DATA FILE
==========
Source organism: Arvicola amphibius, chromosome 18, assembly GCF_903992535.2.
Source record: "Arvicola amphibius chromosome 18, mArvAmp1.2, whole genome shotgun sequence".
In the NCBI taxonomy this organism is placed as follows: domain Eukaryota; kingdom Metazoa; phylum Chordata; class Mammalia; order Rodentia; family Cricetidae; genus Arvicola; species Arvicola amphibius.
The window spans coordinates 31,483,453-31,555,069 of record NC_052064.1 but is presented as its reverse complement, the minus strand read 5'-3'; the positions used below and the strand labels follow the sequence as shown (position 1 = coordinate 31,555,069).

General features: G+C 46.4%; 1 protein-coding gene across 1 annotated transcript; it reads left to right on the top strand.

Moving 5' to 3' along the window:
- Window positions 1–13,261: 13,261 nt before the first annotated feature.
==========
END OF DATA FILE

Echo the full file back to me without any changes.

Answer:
Source organism: Arvicola amphibius, chromosome 18, assembly GCF_903992535.2.
Source record: "Arvicola amphibius chromosome 18, mArvAmp1.2, whole genome shotgun sequence".
In the NCBI taxonomy this organism is placed as follows: domain Eukaryota; kingdom Metazoa; phylum Chordata; class Mammalia; order Rodentia; family Cricetidae; genus Arvicola; species Arvicola amphibius.
The window spans coordinates 31,483,453-31,555,069 of record NC_052064.1 but is presented as its reverse complement, the minus strand read 5'-3'; the positions used below and the strand labels follow the sequence as shown (position 1 = coordinate 31,555,069).

General features: G+C 46.4%; 1 protein-coding gene across 1 annotated transcript; it reads left to right on the top strand.

Moving 5' to 3' along the window:
- Window positions 1–13,261: 13,261 nt before the first annotated feature.